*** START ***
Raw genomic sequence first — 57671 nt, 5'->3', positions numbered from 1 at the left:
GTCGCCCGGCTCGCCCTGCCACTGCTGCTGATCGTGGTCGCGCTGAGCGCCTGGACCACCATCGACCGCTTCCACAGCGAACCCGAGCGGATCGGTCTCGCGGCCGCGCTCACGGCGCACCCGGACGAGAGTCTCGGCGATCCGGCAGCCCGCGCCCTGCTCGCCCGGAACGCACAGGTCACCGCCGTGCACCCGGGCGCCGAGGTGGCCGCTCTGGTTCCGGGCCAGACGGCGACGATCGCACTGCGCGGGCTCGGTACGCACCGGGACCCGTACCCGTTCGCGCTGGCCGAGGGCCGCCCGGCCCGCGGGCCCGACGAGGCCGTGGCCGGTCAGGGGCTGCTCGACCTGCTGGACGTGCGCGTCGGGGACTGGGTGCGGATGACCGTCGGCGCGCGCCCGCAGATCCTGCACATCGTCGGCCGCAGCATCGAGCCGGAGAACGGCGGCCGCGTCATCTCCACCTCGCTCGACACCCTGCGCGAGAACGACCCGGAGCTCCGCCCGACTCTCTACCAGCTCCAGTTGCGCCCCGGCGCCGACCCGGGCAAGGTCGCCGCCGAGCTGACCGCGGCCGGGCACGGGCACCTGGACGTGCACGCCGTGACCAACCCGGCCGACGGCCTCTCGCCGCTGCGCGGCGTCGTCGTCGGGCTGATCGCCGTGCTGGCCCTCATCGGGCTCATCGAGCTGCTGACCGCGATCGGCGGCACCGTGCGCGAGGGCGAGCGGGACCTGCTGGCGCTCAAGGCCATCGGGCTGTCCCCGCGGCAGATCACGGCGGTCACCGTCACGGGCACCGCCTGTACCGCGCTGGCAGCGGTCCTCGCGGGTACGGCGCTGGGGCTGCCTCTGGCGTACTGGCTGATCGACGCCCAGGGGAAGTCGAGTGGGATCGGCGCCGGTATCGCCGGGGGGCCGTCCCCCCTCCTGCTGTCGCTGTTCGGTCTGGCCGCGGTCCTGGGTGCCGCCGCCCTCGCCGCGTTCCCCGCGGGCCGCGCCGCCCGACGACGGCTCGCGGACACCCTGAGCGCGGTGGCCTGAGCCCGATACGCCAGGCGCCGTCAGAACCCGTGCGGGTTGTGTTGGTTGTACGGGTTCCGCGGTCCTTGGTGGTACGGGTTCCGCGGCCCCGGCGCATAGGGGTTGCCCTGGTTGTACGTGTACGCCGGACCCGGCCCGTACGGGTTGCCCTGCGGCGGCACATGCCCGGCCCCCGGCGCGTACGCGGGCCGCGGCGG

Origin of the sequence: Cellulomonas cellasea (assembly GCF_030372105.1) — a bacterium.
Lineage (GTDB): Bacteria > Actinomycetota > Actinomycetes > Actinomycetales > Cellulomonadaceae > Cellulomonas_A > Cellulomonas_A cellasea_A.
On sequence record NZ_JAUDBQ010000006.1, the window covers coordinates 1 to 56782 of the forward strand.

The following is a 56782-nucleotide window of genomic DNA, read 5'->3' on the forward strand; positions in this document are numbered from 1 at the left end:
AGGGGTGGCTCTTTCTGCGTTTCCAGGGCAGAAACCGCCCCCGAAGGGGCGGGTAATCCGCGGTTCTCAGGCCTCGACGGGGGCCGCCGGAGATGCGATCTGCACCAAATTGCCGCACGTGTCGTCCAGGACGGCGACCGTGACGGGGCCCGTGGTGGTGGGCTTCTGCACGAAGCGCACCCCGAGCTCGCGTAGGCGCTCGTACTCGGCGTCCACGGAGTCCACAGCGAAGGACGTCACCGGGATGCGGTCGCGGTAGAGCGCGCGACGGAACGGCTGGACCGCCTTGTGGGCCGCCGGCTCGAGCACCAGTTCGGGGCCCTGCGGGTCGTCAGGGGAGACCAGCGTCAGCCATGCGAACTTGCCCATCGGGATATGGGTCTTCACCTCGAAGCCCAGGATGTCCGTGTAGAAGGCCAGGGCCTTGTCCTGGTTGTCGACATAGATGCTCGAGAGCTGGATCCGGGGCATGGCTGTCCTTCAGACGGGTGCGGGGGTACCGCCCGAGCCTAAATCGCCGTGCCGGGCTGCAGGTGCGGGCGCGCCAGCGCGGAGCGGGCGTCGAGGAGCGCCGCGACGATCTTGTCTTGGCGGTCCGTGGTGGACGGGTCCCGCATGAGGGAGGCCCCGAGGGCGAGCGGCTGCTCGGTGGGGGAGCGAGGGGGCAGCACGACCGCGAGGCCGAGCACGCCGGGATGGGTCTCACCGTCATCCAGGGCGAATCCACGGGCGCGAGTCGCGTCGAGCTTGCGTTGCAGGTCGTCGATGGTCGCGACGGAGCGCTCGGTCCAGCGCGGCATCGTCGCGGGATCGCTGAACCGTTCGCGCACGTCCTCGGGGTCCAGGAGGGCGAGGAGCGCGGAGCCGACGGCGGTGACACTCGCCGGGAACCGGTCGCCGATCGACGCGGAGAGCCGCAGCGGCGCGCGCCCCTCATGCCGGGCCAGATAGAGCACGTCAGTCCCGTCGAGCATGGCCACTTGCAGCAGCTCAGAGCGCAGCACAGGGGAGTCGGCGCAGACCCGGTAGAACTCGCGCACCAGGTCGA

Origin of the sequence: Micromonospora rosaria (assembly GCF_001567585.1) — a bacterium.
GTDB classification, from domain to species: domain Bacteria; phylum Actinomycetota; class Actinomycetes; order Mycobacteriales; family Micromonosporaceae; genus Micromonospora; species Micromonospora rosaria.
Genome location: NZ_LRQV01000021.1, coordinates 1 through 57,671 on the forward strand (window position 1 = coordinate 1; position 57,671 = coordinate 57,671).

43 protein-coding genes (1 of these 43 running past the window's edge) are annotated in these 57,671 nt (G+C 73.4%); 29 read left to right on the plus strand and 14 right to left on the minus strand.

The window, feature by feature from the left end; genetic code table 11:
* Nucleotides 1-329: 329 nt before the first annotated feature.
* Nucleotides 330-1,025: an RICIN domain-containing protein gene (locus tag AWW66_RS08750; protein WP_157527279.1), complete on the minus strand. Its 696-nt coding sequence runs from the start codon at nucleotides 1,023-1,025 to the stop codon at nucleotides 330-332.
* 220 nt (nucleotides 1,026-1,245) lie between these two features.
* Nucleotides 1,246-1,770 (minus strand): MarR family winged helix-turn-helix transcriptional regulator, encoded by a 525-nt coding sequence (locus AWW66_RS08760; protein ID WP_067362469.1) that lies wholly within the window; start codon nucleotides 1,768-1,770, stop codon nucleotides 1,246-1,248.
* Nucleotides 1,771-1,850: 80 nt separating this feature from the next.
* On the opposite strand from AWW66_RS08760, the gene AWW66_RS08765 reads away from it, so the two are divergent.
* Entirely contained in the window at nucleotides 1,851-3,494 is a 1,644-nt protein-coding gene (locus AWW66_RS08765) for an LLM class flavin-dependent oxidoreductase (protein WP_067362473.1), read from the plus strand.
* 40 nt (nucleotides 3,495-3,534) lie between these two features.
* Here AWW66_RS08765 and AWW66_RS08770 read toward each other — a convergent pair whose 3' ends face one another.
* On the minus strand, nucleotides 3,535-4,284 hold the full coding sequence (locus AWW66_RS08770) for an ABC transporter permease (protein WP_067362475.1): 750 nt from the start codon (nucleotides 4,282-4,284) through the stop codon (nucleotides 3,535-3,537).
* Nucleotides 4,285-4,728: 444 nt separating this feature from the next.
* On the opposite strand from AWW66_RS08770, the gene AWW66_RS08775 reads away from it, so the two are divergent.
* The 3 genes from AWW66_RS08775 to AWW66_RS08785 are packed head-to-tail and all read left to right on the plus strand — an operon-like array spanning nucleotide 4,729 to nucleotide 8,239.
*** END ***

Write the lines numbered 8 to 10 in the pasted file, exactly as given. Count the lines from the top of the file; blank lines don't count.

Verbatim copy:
Origin of the sequence: Micromonospora rosaria (assembly GCF_001567585.1) — a bacterium.
GTDB classification, from domain to species: domain Bacteria; phylum Actinomycetota; class Actinomycetes; order Mycobacteriales; family Micromonosporaceae; genus Micromonospora; species Micromonospora rosaria.
Genome location: NZ_LRQV01000021.1, coordinates 1 through 57,671 on the forward strand (window position 1 = coordinate 1; position 57,671 = coordinate 57,671).